Board defends firing president with documentation


Kelly Wynne, News Editor

The College of DuPage board of trustees have announced that they stand by the 4-1 vote to fire former President Robert Breuder, as a new era has begun at the college.

The board released a 781-page document detailing their reasoning for firing the former president.

The points stated are lengthy and include mismanaging funds, electioneering and damaging the college’s reputation to name a few.

A more-recent point is that of Breuder’s COD IPad. A report by Document Technology Inc. (DTI), a digital investigation firm, details that Breuder took medical leave on April 28 and his school IPad was reset to factory settings the same day. This was just days before the board placed him on administrative leave.

Their report detailed that documents stored on the IPad before the reset could not be recovered.

Martin Dolan, Breuder’s attorney, issued a statement saying that to his and Breuder’s knowledge, IPad data should be backed up on the college server.

Other points in the almost 800-page explanation include Breuder’s attitude toward college faculty and staff. Faculty complaints triggered a vote of “no confidence” in the president in Sept. 2014.

The document also cites an unkind email between Breuder and Trustee Dianne McGuire. The email reads, “The recent exchange of emails confirms for me that sufficiency of communication is not the real issue as you suggest. Rather, it is that you believe you are not adequately involved in the daily administrative details of the college. Your repeated actions demonstrate an unwillingness to distinguish the difference between policy (the board’s purview) and administration (the president’s purview). Your unwarranted verbal harassment and unfounded criticism have stripped away the joy of my work and created health issues for me. I ask you to please cease and desist with your continued unwarranted behavior.”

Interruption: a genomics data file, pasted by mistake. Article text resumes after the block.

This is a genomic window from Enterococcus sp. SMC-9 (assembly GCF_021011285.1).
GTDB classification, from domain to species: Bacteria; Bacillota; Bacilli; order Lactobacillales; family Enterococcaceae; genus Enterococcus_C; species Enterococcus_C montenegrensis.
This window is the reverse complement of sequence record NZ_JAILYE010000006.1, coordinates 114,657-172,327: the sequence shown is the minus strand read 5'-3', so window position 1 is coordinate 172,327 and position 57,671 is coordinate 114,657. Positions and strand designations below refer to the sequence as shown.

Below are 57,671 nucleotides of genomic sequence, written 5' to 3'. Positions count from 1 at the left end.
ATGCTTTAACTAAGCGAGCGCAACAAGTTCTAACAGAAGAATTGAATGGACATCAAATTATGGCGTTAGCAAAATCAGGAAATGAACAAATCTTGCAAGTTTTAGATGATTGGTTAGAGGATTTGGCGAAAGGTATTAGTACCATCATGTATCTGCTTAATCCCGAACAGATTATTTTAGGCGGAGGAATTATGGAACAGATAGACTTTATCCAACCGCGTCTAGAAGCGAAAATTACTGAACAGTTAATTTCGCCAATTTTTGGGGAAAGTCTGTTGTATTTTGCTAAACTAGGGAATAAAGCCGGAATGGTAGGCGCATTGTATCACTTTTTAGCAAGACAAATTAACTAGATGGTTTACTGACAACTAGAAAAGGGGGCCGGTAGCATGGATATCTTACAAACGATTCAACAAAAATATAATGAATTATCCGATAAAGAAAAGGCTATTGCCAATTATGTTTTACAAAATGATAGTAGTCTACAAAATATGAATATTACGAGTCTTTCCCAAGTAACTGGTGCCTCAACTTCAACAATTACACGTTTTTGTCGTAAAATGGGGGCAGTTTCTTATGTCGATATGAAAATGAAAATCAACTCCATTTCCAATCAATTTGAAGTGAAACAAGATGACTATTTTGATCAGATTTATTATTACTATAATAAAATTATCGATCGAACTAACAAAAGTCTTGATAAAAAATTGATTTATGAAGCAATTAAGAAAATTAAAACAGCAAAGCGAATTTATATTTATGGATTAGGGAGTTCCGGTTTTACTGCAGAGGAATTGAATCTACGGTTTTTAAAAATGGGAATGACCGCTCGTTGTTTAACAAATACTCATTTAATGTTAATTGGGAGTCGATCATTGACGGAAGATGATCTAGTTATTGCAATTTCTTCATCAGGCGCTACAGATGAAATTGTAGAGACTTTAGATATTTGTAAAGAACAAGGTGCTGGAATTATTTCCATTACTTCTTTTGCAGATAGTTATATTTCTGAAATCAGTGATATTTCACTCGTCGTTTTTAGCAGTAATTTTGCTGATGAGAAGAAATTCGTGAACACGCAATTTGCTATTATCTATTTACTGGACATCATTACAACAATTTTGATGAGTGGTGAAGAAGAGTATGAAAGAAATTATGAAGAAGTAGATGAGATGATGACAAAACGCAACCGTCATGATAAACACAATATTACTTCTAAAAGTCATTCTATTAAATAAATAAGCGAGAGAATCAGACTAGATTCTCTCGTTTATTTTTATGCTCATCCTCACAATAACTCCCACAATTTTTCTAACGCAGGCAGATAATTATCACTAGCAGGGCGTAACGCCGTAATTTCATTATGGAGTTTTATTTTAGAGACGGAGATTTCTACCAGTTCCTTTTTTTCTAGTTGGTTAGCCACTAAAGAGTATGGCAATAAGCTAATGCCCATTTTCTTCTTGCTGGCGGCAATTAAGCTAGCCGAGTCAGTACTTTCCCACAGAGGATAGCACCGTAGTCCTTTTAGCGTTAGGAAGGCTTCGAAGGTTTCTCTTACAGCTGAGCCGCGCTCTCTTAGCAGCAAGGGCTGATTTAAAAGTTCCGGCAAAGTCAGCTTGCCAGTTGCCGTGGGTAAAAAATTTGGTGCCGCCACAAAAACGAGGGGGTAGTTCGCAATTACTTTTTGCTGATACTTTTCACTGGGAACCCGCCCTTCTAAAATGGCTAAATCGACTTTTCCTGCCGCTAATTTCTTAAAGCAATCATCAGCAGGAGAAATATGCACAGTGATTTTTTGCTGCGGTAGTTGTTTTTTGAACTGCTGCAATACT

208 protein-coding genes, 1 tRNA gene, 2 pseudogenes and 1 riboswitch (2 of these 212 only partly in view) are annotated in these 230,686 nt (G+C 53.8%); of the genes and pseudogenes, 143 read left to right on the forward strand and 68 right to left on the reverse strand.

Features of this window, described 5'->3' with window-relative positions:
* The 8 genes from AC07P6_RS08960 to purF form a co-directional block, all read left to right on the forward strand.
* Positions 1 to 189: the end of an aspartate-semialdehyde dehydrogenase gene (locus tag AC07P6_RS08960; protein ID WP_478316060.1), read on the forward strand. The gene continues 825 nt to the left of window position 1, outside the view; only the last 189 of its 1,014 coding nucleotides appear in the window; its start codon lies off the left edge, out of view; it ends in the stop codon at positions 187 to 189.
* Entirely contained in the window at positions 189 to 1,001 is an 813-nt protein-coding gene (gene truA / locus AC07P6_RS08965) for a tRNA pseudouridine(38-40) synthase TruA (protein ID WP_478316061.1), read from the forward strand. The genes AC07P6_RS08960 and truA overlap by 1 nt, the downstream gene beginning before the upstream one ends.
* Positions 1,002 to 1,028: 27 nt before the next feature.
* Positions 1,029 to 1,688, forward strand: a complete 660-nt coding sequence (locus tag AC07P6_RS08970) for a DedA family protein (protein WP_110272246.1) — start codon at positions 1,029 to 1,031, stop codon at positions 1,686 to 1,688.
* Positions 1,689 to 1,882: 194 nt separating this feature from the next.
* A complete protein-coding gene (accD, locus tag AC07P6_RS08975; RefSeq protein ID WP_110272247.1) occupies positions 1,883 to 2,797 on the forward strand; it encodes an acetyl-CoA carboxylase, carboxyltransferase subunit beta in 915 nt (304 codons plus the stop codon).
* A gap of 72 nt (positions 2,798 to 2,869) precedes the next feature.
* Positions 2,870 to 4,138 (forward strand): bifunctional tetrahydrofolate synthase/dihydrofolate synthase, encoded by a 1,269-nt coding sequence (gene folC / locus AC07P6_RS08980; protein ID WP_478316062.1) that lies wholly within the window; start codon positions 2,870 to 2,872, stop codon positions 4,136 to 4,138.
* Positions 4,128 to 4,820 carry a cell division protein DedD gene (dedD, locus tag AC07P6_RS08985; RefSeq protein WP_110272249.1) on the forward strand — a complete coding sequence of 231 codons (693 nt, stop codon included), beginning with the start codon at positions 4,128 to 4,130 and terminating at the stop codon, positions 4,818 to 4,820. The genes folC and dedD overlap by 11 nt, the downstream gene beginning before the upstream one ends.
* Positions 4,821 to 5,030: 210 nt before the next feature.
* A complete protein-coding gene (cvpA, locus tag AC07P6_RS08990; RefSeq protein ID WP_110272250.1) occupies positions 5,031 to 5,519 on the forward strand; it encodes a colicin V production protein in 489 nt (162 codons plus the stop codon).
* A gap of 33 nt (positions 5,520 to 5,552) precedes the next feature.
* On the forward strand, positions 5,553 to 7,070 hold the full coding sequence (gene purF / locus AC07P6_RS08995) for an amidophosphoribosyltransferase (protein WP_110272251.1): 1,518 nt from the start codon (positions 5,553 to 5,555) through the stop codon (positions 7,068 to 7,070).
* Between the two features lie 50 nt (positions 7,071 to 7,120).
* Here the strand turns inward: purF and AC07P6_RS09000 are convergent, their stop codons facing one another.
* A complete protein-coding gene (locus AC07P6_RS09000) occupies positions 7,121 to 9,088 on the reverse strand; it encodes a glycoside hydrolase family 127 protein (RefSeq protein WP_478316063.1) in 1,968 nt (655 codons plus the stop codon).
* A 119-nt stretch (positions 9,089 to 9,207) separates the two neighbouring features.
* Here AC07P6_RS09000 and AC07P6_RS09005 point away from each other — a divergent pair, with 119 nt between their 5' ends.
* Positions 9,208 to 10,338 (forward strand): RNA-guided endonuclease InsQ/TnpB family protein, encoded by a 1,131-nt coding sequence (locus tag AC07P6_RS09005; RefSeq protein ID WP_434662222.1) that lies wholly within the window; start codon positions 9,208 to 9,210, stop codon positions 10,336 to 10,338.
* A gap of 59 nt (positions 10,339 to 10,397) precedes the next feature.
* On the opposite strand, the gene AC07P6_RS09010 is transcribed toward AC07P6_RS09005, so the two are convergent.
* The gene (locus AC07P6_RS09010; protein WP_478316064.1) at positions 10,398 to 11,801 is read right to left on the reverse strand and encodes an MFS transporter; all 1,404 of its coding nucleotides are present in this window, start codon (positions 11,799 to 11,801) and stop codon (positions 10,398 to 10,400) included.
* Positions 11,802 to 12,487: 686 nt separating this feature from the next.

Hamilton released the 781-page document keeping the public’s interest in mind. “Students, taxpayers, professors and the public deserve to know the basis for our decision. Except for the privileged documents, here it is,” said Hamilton in a statement.

Despite the trustee’s defenses against his leadership, Breuder announced his plan to sue the “clean slate” board members, Hamilton, Trustees Deanne Mazzochi, Frank Napolitano and Charles Bernstein for wrongful termination. He has requested a jury trial against the four.

COD’s legal fees over the past three months have totaled $1.3 million, almost six times the amount usually paid by the college in a three-month period. Much of this comes from an investigation on Breuder pre-firing.

Other recent legal fees include trustee discussion with lawyers about a new school email account for Freedom of Information Act (FOIA) requests, as well as investigating if Hamilton’s censure as a trustee was legal. The school’s current legal fees total almost double the amount of the $763,000 severance package Breuder would have been awarded if it weren’t for his firing.